Your numbers are dwindling. Your side is losing. Your way of life is passing from this Earth. In bygone eras, your people transmitted your ideals from one generation to the next with ease. Now, you plant a teaching in the heart of your children, and all the world conspires to strip it out before it can take root. The gravity of this world now inclines away from you. When you set the things you love on the ground, they roll away from you like marbles in an uneven house. When you become tired in the evening and your eyelids lower, contrary forces rise to undo all you have accomplished in the day. Your constant worry is how to conserve the good things your people struggled for centuries to obtain, how to keep the gold that flowed toward your kind (mankind, really) in those sane years when your star was on the ascent. Now, that star has begun a scythe-like sweep toward the horizon and you fear that, when it passes from the heavens, it may pass forever. The conundrum is how to spend these years— these years when there is but a little light left, a little beauty, a few statues which remain unsmashed, a few drops of perfume to drive the stench of death and vulgarity away.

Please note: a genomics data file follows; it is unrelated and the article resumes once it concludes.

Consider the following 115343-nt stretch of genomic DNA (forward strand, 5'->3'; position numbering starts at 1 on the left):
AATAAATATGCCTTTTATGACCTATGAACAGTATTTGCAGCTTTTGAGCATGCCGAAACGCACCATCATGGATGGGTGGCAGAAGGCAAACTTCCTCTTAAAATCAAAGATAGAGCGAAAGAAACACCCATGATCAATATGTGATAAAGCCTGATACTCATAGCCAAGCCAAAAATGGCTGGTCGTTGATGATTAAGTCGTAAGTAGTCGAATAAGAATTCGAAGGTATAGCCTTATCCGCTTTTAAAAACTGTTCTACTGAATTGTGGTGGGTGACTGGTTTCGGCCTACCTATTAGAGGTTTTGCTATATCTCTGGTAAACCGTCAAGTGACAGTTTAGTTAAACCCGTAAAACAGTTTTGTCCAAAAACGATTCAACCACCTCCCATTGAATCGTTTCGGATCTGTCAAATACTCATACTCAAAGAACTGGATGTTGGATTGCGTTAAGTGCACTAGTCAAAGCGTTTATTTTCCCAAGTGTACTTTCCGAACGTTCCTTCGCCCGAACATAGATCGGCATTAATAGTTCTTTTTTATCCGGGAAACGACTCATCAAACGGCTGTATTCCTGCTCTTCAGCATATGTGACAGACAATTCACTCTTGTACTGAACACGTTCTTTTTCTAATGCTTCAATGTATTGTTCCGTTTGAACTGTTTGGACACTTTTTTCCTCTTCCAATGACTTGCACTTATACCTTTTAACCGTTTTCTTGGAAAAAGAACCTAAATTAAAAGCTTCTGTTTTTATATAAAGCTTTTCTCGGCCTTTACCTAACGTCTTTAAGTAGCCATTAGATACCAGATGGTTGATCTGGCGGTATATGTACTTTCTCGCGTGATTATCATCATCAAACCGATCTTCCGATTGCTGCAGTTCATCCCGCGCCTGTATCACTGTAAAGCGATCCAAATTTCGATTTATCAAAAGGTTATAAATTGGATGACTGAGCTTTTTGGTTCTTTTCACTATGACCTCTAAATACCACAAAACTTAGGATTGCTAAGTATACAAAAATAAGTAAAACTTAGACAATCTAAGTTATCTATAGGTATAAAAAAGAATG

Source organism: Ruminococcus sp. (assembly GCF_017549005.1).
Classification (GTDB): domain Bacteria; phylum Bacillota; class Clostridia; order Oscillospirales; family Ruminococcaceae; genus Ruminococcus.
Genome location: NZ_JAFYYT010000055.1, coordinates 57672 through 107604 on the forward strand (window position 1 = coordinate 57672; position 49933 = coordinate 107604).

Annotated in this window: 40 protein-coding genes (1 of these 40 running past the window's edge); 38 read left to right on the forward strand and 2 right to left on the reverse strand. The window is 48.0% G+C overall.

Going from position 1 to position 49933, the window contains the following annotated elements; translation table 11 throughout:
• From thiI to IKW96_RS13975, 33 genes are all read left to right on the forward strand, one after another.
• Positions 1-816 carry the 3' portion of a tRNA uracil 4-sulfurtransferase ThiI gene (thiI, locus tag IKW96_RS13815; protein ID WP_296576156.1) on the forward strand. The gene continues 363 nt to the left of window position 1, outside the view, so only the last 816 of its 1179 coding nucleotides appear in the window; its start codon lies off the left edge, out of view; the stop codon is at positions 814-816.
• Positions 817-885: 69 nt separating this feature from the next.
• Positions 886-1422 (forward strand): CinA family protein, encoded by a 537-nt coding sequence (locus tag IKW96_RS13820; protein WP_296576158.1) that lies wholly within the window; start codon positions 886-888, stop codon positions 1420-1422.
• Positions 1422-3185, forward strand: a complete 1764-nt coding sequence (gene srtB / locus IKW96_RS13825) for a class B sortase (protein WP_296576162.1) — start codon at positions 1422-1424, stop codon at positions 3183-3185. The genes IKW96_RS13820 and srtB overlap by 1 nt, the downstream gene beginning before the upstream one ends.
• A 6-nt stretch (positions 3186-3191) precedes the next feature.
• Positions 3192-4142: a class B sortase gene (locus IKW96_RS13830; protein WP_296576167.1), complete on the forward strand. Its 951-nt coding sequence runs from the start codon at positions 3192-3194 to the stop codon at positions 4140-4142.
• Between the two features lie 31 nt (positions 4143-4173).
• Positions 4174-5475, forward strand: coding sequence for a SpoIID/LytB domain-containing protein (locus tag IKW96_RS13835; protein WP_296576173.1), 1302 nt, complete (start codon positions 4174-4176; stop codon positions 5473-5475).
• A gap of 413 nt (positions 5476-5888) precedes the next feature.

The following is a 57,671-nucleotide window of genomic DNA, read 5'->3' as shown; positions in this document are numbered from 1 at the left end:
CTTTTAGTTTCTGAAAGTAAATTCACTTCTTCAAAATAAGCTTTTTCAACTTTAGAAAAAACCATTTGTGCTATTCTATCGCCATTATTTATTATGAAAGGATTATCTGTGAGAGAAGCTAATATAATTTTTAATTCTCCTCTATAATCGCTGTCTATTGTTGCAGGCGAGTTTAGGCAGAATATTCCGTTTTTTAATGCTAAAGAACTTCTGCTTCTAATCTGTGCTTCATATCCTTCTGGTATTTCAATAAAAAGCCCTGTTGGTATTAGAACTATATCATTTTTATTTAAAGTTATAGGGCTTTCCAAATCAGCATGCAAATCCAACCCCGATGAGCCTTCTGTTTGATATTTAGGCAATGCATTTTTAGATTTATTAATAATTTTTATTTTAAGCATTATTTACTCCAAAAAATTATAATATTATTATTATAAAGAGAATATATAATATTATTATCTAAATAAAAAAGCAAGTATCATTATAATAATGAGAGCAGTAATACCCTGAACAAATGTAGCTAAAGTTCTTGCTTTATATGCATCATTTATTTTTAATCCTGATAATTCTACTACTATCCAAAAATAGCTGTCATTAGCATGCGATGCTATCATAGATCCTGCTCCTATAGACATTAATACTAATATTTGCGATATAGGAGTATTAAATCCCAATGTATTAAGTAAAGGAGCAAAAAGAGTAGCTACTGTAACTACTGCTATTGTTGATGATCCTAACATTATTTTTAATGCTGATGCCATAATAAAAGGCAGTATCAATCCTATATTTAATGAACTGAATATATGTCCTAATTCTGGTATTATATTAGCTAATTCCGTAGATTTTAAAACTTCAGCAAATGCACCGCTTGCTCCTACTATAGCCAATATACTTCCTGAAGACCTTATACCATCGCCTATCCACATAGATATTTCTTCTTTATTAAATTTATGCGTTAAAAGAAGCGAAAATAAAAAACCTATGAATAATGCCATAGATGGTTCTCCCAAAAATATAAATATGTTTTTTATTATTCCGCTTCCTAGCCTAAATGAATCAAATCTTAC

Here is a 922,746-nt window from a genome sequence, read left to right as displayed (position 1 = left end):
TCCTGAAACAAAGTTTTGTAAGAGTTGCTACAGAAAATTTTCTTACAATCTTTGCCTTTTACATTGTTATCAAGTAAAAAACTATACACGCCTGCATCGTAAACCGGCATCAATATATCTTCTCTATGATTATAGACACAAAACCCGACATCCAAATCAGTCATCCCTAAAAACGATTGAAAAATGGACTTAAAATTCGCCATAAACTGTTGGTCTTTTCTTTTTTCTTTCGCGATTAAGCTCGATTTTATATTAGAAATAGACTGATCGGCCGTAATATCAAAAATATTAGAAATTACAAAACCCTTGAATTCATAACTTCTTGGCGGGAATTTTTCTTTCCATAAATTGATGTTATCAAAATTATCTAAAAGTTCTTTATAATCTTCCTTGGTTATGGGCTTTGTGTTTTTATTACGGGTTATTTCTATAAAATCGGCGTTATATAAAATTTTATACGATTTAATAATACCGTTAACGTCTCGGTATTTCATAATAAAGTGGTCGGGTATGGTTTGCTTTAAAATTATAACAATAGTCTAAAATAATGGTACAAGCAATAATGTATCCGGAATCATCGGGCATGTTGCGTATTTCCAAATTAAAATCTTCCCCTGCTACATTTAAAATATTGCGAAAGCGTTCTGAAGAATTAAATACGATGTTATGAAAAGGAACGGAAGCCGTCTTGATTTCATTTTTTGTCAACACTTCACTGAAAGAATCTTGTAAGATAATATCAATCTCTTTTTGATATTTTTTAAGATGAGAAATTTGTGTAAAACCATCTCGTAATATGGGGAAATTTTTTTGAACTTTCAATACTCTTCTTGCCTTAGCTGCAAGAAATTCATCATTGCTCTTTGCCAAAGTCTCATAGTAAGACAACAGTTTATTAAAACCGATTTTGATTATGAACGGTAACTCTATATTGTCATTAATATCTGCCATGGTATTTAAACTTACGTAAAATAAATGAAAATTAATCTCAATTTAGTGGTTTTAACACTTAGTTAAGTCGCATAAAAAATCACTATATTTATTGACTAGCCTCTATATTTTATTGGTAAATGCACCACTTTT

Friday, March 27, 2015
imagines the world as it looked to Julian the Apostate, the last pagan emperor of Rome: